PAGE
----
Ghisolfi

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De Ghisolfi (also known as de Guizolfi, de Gisolfi, Guigursis, Guilgursis and Giexulfis) was the name of a Genoese-Jewish family prominent in the late Middle Ages and the early Renaissance.

In 1419, the Genoese Jew Simeone de Ghisolfi married a reigning princess of the municipality of Tmutarakan on the Taman Peninsula named Bikhakhanim, and took possession of this area, most likely centered on the town of Matrega.[1] The de Ghisolfi clan ruled this principality as a protectorate of the Genoese consulate of Gazaria for much of the 15th century.

In 1453, the Republic of Genoa ceded its Crimean possessions to the Bank of St. George, a private enterprise to which it was heavily in debt. The Ghisolfi family continued to rule Matrega and the surrounding region on behalf of the Bank. Through such intermediaries as Khozi Kokos, they maintained relations with the rulers of Muscovy and other Russian principalities.

Zacharias de Ghisolfi[edit]

A descendant of Simeone, Zacharias de Ghisolfi was the prince and ruler of the Taman peninsula from about 1480. Beset by the Ottoman Empire (which was then in the process of reducing the Girai Khanate and the Italian possessions in the Crimea to tributary status) in 1482, Zacharias and his subjects, a mixed population of Jews, Italians, Greeks, Circassians, Tatars and Slavs, were compelled to retire from Matrega and sought refuge on the island of Matrice. On August 12 of that year, Zacharias informed the directors of the Bank of Saint George in Genoa of his position, and requested for 1,000 ducats with which to retain the friendship of his allies, the Crimean Goths of Feodoro, who had exhausted his resources; he stated that unless he received the support of the republic, he would move to Wallachia, where the voivode had offered him a castle.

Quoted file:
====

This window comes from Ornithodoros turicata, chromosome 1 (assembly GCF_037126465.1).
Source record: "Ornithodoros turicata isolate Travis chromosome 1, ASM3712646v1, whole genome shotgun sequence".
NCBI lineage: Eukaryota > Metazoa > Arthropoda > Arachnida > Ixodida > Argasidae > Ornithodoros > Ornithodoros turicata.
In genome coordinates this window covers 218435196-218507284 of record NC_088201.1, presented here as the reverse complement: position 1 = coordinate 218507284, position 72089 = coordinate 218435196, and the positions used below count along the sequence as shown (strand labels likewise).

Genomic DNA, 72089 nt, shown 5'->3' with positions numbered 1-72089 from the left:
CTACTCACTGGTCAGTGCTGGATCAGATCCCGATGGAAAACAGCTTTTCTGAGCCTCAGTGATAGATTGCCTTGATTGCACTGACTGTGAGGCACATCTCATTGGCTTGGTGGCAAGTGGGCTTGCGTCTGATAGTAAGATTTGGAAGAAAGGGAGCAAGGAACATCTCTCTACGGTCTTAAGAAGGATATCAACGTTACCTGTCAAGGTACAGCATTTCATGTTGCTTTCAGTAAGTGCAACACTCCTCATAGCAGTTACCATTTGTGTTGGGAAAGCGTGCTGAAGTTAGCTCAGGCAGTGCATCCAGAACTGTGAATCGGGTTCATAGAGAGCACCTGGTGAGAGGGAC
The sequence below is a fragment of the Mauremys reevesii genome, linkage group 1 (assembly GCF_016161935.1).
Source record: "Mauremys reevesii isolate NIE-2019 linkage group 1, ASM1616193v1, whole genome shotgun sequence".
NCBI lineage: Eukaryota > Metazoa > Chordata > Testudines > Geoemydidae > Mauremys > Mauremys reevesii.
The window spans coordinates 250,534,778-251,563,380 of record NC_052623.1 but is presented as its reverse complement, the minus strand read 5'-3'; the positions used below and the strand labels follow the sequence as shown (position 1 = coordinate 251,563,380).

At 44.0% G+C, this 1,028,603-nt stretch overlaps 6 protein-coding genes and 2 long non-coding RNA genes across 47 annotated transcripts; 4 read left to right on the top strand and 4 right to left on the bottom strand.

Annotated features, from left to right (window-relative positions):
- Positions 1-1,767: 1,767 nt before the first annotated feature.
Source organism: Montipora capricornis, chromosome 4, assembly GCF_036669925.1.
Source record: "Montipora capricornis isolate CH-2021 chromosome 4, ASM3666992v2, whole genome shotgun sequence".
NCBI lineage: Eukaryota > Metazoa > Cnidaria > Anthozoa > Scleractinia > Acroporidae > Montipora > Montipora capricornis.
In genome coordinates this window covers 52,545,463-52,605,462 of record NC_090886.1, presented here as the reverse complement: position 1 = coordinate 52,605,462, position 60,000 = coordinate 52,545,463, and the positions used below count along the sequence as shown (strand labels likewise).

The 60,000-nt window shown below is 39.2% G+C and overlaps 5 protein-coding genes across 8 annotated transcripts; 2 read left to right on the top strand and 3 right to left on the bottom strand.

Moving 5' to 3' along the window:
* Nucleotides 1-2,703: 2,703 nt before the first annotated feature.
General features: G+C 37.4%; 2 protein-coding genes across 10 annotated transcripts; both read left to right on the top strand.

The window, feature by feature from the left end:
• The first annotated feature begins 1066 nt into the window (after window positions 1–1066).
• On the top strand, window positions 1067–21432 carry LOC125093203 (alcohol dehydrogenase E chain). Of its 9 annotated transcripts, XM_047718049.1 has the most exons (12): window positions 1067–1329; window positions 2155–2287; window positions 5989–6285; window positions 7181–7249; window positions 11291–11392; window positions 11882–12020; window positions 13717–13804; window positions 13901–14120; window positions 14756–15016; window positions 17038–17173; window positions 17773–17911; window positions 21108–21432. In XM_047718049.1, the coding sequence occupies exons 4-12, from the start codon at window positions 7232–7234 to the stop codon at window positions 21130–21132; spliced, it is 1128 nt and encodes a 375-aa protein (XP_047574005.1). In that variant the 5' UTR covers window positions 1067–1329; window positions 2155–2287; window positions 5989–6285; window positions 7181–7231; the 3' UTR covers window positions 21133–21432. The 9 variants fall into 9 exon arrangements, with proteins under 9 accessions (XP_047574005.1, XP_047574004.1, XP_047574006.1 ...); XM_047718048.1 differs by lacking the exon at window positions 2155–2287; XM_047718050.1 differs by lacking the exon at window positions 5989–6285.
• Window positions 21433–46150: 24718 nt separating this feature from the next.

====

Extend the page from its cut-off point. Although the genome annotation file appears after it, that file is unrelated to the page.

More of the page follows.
Contact with Muscovy[edit]

Notwithstanding the fact that the Turks had captured Tana (Azov) and most of the settlements in Gazaria, Ghisolfi continued the war from Matrice, but with only a small measure of success. Learning that he had expressed a desire to come to Russia, and glad of an opportunity to ally with the Circassians and other peoples resisting Ottoman incursions, Ivan III of Muscovy directed Prince Nozdrevaty, his ambassador to the Crimean Tatar khan Meñli I Giray, to forward a message "sealed with the gold seal" to Zacharias the Jew, at Caffa. This message, dated March 14, 1484, and forwarded by Luka and Prince Vasili, both court dignitaries, reads as follows:

By the grace of God the great ruler of the Russian country, the Grand Duke Ivan Vassilivich, Czar of all the Russias, ... to Skariya the Hebrew. You have written to us through Gabriel Petrov, our guest, that you desire to come to us. It is our wish that you do so. When you are with us we will give you evidence of our favorable disposition toward you. If you wish to serve us, our desire will be to confer distinction upon you; but should you not wish to remain with us and prefer to return to your own country, you shall be free to go ...[2]

Departure for Moscow[edit]